The rationale is that the purchases ensure the proper transmission of the ECB’s interest rates. German policy makers have criticized the tool, saying it comes close to bailing out profligate governments.
The bond buying prompted the resignation of ECB chief economist Stark and led to the eventual departure of former Bundesbank president Axel Weber, once the leading candidate to succeed Trichet. It is also opposed by current Bundesbank President Jens Weidmann.
People who worked with Trichet say the bond-market intervention was probably the hardest decision he had to take in his eight years at the ECB’s helm.
Tears of Frustration
In the run up to the first Greek bailout in the spring of 2010, Trichet was close to tears of frustration on a number of occasions as Germany and France bickered over how to rescue Greece and prevent contagion while limiting their own taxpayers’ exposure, according to an ECB official who spoke on condition of anonymity. Trichet felt he was the only one prepared to act to save the euro. The ECB started buying bonds in May last year.
“For Trichet’s legacy, the last two years have been woefully bitter,” says David Marsh, author of The Euro, The Battle for the New Global Currency. “He’s become the central actor in other people’s drama, the focus and the victim of the politicians’ mind-boggling incompetence in running the euro.”
The crisis has given a new lease of life to the naysayers, particularly in the U.S., who before the euro even began trading in 1999 questioned whether a common currency could ever work without a common fiscal policy.
Among the euro skeptics was Harvard Professor Martin Feldstein, who wrote in a 1998 paper that monetary union would prove an “economic liability” because divergent economies couldn’t fit under one monetary roof. Milton Friedman, the Nobel Laureate who died in 2006, said it was “highly unlikely” to succeed and would splinter as soon as the “global economy hits a real bump.”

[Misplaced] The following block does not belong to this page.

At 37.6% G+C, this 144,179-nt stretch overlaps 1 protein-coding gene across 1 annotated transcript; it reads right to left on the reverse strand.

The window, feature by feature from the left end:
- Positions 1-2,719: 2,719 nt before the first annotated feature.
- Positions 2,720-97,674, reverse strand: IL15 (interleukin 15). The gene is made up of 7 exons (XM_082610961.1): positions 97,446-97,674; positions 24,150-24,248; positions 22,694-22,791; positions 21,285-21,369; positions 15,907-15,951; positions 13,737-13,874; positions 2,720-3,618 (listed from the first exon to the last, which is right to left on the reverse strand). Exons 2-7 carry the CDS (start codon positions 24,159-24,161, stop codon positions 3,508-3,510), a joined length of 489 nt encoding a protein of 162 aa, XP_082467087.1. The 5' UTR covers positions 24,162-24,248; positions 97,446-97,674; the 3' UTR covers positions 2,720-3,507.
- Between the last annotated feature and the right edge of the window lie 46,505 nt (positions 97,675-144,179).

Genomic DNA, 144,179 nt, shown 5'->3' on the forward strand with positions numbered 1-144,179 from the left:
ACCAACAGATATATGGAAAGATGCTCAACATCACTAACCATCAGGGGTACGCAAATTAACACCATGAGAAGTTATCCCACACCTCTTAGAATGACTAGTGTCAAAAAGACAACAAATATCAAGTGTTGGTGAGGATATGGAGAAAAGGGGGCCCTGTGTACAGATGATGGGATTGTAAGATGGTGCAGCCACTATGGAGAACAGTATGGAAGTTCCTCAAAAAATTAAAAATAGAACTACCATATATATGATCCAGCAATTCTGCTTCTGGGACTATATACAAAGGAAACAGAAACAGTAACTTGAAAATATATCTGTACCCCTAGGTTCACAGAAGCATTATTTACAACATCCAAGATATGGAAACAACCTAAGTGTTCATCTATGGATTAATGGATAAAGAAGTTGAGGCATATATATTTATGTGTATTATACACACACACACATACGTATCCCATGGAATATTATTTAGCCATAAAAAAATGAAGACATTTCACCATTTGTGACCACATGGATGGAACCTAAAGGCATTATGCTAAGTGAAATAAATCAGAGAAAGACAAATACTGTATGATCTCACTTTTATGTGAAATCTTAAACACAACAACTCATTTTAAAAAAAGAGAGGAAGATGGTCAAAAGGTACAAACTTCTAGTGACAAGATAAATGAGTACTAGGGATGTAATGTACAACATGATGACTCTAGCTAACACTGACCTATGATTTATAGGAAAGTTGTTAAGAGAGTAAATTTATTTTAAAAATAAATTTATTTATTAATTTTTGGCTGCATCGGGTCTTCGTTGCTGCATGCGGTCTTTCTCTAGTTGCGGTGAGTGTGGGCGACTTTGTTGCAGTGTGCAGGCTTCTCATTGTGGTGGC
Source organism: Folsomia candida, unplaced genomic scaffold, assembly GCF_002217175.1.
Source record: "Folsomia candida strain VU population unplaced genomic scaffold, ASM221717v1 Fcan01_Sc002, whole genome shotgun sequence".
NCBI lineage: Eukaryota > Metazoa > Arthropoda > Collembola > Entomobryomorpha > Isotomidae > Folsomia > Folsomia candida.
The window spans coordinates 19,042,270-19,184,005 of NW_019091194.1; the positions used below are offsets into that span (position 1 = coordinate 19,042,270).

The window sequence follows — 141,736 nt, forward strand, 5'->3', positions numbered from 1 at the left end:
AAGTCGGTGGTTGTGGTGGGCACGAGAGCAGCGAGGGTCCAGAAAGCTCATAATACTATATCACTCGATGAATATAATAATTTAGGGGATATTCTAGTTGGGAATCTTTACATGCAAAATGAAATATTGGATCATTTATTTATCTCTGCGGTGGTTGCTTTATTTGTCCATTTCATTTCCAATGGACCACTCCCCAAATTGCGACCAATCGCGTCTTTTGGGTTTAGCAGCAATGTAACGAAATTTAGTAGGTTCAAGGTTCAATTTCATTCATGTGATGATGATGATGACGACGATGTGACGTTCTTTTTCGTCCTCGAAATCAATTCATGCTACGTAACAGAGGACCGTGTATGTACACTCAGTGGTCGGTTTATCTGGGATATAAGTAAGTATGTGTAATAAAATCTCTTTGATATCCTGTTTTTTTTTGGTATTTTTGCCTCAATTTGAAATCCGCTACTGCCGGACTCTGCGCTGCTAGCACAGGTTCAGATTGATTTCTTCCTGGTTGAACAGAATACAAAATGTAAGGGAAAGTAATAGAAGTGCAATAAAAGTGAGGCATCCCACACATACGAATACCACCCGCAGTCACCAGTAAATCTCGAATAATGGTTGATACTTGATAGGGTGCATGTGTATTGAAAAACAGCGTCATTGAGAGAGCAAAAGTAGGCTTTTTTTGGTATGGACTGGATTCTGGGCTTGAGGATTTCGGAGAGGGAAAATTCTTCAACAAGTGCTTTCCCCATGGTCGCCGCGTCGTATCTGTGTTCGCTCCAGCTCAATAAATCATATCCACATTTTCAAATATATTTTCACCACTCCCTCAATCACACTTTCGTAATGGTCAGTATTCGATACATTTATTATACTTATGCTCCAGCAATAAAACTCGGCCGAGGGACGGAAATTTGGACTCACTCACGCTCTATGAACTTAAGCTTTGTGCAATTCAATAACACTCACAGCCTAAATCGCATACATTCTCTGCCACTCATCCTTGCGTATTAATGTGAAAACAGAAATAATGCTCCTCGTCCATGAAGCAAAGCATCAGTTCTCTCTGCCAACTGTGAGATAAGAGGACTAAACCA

More recent doubters in the U.S. include Pacific Investment Management Co. Chief Executive Officer Mohamed El-Erian and Nouriel Roubini, chairman of Roubini Global Economics LLC, who say the euro area has to shrink to survive.
The gap between French and German 10-year bond yields, at 93 basis points, is wider now than it was before the euro was introduced.
For Trichet, the euro is more than an economic experiment. It is an historic endeavor to further unite Europe’s varied nations and help them live together in peace.
“For the generation that lived through the Second World War, Europe was essential to prevent a return to the depression and the horrors of that war,” he said when receiving the Charlemagne Prize for European Unity in June.
“For the generation after, Europe was the cornerstone of building prosperity through economic freedom and open markets. For the current generation, these achievements are taken for granted. Citizens have new concerns.”
Trichet’s job was made more difficult when Germany and France watered down the euro’s fiscal rulebook, the Stability and Growth Pact, against his wishes in 2005. That allowed them to escape sanctions when their budget deficits exceeded the limit of 3 percent of gross domestic product, paving the way for more fiscal loosening among the euro’s member states.
“The project is primarily political in nature, so you would have hoped the politicians would be less negligent in safeguarding it,” says Marsh. “It’s not Trichet’s fault, he deserves credit for great effort in the face of adversity.”
Some say Trichet also made mistakes.